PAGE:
FIGURE 8.4 Assemblage of landforms associated with active strike-slip faulting. Modified from Wesson et al. (1975).

zone suggests that earthquakes are likely to be generated there in the future.

Active strike-slip faulting in the offshore southern California continental borderland also has distinctive geomorphic expression characterized by linear troughs, sags, tectonic benches, fault scarps, and offset or deflected channels associated with submarine fans. A recent study of the San Clemente Fault zone (Legg and Luyendyk, 1982), utilizing topographic data from Seabeam surveys, demonstrated that the data base and resolution is now sufficient to begin studying submarine-tectonic geomorphology to improve mapping of active faults and to evaluate long-term earthquake hazard. Figure 8.6 shows topography and tectonic landforms associated with the San Clemente Fault zone (M.R.Legg, University of California, San Diego, personal communication, 1983).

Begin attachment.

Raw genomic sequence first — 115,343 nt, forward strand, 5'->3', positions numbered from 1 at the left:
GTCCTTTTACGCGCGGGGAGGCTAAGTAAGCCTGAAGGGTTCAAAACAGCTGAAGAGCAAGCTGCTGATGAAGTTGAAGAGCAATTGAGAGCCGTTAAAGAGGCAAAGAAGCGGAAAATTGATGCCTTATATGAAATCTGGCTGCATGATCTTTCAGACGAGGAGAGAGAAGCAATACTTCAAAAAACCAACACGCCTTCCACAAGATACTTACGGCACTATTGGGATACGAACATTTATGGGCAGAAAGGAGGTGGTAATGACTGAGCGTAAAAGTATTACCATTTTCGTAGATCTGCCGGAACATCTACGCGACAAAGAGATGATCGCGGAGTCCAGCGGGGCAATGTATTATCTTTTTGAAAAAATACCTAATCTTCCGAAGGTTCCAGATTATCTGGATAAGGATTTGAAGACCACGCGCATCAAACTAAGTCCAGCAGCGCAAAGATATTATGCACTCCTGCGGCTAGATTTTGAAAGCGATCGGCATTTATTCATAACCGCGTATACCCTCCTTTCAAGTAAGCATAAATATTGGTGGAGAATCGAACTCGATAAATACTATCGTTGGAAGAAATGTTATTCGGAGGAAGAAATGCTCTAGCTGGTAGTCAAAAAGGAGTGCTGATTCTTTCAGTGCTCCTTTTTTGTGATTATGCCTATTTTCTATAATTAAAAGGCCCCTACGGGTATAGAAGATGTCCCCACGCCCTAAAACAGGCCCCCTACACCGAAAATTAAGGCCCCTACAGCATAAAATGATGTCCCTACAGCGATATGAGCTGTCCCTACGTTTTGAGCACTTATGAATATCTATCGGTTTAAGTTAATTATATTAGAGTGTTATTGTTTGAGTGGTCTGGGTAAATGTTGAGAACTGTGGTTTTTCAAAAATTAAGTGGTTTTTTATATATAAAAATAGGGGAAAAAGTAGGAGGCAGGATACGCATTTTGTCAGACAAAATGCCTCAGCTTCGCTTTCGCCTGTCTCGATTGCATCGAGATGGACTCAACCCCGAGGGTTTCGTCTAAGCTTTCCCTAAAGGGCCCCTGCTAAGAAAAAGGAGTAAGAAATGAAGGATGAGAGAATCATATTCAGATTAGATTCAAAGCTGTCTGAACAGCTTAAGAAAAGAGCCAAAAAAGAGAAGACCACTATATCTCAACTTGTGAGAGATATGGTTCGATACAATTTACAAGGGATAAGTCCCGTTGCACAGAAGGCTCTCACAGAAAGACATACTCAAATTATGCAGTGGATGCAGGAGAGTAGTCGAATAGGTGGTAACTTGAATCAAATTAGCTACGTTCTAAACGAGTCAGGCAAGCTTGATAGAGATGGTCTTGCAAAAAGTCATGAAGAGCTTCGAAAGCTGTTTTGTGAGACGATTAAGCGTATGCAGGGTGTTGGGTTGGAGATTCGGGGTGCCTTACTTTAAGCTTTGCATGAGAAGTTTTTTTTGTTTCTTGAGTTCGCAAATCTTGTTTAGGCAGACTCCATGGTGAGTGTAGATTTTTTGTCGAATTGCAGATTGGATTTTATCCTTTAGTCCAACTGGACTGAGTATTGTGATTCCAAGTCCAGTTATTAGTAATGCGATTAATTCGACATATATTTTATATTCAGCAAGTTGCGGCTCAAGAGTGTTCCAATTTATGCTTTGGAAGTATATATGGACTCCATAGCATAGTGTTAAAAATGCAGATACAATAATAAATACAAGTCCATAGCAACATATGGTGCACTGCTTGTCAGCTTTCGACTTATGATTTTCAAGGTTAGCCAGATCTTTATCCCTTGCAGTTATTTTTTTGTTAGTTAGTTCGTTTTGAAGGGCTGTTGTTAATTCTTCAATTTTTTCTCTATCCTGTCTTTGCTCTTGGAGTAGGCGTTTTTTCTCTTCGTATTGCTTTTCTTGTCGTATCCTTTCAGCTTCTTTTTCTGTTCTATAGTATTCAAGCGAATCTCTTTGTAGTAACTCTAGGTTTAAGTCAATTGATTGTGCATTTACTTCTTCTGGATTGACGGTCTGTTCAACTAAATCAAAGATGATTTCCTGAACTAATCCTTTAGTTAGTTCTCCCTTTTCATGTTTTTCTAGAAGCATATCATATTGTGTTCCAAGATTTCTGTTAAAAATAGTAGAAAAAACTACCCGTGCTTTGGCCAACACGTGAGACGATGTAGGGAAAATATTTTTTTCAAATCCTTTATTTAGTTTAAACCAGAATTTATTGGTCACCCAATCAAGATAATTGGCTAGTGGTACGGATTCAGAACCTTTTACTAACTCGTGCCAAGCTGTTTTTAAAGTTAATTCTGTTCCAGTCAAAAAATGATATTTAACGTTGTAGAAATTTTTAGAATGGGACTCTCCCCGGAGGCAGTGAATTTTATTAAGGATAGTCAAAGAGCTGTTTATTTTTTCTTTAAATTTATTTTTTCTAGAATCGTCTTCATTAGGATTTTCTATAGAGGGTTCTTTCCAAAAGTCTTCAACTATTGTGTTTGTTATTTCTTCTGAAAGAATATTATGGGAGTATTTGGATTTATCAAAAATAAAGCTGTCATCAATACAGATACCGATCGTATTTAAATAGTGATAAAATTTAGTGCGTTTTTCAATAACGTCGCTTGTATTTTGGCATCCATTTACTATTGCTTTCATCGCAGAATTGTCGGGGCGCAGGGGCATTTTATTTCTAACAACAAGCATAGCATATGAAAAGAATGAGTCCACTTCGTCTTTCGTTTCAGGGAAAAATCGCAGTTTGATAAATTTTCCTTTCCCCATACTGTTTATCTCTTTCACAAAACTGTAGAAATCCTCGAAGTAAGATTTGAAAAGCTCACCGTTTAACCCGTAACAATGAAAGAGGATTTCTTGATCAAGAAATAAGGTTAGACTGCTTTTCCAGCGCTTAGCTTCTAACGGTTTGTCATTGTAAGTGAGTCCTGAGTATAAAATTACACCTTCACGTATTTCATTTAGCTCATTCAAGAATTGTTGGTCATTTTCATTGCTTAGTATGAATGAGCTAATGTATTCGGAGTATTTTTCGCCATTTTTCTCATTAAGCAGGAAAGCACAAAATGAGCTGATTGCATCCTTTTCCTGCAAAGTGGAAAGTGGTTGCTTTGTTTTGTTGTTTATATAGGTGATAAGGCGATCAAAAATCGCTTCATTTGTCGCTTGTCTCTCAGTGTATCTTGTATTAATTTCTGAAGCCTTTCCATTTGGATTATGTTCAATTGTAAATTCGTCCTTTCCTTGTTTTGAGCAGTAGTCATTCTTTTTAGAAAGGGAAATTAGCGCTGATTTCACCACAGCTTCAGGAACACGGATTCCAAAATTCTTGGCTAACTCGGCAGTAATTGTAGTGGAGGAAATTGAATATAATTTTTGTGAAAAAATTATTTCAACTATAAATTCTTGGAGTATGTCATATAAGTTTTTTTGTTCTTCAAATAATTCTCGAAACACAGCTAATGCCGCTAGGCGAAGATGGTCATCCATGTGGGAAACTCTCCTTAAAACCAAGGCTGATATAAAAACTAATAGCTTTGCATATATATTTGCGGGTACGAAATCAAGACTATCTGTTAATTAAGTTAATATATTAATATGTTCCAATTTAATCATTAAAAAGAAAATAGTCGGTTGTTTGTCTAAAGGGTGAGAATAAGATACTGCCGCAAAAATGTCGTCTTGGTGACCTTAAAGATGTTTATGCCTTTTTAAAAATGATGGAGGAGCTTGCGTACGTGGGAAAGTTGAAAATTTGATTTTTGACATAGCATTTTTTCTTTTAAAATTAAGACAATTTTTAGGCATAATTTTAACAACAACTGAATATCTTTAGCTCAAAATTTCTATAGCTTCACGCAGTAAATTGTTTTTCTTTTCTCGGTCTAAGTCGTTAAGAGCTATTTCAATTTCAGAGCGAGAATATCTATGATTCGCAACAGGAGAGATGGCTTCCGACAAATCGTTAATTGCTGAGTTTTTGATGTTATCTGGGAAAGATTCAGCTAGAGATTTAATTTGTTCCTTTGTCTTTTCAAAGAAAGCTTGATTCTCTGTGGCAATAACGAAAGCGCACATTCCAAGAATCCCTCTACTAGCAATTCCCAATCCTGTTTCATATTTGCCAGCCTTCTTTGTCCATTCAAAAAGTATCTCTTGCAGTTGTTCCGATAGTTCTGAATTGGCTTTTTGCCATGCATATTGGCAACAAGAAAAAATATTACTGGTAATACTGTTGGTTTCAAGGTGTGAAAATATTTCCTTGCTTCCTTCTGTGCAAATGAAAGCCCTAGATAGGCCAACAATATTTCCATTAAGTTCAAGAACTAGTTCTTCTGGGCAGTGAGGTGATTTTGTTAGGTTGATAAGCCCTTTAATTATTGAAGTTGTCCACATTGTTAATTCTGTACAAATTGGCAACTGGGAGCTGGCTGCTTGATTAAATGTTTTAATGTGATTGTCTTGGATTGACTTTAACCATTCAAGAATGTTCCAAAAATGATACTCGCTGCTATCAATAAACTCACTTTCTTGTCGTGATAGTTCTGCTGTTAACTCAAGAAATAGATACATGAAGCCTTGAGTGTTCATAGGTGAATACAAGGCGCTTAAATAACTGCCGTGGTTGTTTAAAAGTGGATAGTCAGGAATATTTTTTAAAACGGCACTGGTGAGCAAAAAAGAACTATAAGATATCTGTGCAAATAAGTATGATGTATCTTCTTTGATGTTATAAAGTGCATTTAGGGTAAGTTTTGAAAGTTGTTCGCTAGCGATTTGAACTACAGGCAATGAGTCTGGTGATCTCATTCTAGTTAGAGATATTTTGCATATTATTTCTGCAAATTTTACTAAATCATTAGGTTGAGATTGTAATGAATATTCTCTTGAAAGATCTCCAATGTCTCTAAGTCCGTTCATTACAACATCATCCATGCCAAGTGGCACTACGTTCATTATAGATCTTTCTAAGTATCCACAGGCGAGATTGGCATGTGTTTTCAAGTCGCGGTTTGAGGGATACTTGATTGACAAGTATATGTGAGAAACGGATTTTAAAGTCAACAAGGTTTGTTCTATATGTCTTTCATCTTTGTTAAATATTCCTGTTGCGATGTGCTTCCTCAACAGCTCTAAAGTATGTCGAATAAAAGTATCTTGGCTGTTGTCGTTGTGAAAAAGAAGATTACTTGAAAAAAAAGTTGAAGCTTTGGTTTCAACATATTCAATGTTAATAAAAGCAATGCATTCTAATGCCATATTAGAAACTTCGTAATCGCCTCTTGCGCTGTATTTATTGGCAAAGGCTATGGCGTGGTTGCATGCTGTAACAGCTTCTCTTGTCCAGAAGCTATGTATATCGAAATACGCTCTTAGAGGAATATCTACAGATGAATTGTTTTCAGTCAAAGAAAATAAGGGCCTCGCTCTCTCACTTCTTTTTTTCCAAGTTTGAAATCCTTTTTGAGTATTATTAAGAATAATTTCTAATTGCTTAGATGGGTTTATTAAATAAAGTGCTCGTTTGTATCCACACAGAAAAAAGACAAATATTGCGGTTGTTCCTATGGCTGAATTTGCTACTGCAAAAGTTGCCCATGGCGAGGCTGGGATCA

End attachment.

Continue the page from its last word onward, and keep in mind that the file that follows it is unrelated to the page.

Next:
Many of the topographic features associated with active strike-slip faulting such as sags, pressure ridges, and fault scarps can be explained by simple shear that produces contraction and extension as illustrated on Figure 8.7 (Wilcox et al., 1973; Sylvester and Smith, 1976). Others are better explained by extension or contraction associated with releasing or constraining bends or steps of fault traces as illustrated on Figure 8.8 (Crowell, 1974; Dibblee, 1977).


Process-response models in active tectonics are broadly defined to include the investigation of earth ma-

FIGURE 8.6 Sketch map of part of the San Clemente Fault zone. Data are from Seabeam survey. Courtesy of Mark R.Legg, University of California, San Diego.

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